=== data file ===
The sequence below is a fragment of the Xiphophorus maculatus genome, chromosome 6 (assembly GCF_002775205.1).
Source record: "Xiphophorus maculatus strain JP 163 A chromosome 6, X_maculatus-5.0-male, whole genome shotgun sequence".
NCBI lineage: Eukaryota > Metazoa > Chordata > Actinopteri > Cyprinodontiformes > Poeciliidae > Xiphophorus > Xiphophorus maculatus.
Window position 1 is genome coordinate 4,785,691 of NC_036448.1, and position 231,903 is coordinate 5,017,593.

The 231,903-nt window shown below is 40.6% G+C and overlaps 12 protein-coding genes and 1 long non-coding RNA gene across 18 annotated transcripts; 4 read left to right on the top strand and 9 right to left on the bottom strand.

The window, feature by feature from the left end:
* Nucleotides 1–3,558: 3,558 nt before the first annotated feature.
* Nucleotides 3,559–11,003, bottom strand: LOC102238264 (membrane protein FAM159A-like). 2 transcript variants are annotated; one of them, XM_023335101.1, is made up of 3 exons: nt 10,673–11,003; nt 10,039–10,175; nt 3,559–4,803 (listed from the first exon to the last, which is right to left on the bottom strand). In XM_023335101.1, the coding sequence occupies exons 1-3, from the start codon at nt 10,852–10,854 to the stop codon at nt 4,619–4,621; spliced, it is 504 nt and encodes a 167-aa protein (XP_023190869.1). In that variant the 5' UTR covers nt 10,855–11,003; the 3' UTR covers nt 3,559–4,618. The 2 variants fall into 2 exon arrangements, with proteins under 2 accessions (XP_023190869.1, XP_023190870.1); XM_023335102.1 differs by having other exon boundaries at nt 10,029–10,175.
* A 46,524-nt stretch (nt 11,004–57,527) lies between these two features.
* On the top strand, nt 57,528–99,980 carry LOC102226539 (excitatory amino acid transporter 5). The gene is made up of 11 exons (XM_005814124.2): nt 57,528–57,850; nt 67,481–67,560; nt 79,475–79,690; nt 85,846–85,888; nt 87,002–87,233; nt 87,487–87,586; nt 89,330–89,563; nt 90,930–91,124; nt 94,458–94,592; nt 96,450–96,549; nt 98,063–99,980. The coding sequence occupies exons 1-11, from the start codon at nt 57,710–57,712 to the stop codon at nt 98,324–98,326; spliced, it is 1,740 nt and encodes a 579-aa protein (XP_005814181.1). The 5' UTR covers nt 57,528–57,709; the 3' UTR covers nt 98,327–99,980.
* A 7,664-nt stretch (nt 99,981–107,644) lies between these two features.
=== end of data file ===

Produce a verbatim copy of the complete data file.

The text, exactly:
The sequence below is a fragment of the Xiphophorus maculatus genome, chromosome 6 (assembly GCF_002775205.1).
Source record: "Xiphophorus maculatus strain JP 163 A chromosome 6, X_maculatus-5.0-male, whole genome shotgun sequence".
NCBI lineage: Eukaryota > Metazoa > Chordata > Actinopteri > Cyprinodontiformes > Poeciliidae > Xiphophorus > Xiphophorus maculatus.
Window position 1 is genome coordinate 4,785,691 of NC_036448.1, and position 231,903 is coordinate 5,017,593.

The 231,903-nt window shown below is 40.6% G+C and overlaps 12 protein-coding genes and 1 long non-coding RNA gene across 18 annotated transcripts; 4 read left to right on the top strand and 9 right to left on the bottom strand.

The window, feature by feature from the left end:
* Nucleotides 1–3,558: 3,558 nt before the first annotated feature.
* Nucleotides 3,559–11,003, bottom strand: LOC102238264 (membrane protein FAM159A-like). 2 transcript variants are annotated; one of them, XM_023335101.1, is made up of 3 exons: nt 10,673–11,003; nt 10,039–10,175; nt 3,559–4,803 (listed from the first exon to the last, which is right to left on the bottom strand). In XM_023335101.1, the coding sequence occupies exons 1-3, from the start codon at nt 10,852–10,854 to the stop codon at nt 4,619–4,621; spliced, it is 504 nt and encodes a 167-aa protein (XP_023190869.1). In that variant the 5' UTR covers nt 10,855–11,003; the 3' UTR covers nt 3,559–4,618. The 2 variants fall into 2 exon arrangements, with proteins under 2 accessions (XP_023190869.1, XP_023190870.1); XM_023335102.1 differs by having other exon boundaries at nt 10,029–10,175.
* A 46,524-nt stretch (nt 11,004–57,527) lies between these two features.
* On the top strand, nt 57,528–99,980 carry LOC102226539 (excitatory amino acid transporter 5). The gene is made up of 11 exons (XM_005814124.2): nt 57,528–57,850; nt 67,481–67,560; nt 79,475–79,690; nt 85,846–85,888; nt 87,002–87,233; nt 87,487–87,586; nt 89,330–89,563; nt 90,930–91,124; nt 94,458–94,592; nt 96,450–96,549; nt 98,063–99,980. The coding sequence occupies exons 1-11, from the start codon at nt 57,710–57,712 to the stop codon at nt 98,324–98,326; spliced, it is 1,740 nt and encodes a 579-aa protein (XP_005814181.1). The 5' UTR covers nt 57,528–57,709; the 3' UTR covers nt 98,327–99,980.
* A 7,664-nt stretch (nt 99,981–107,644) lies between these two features.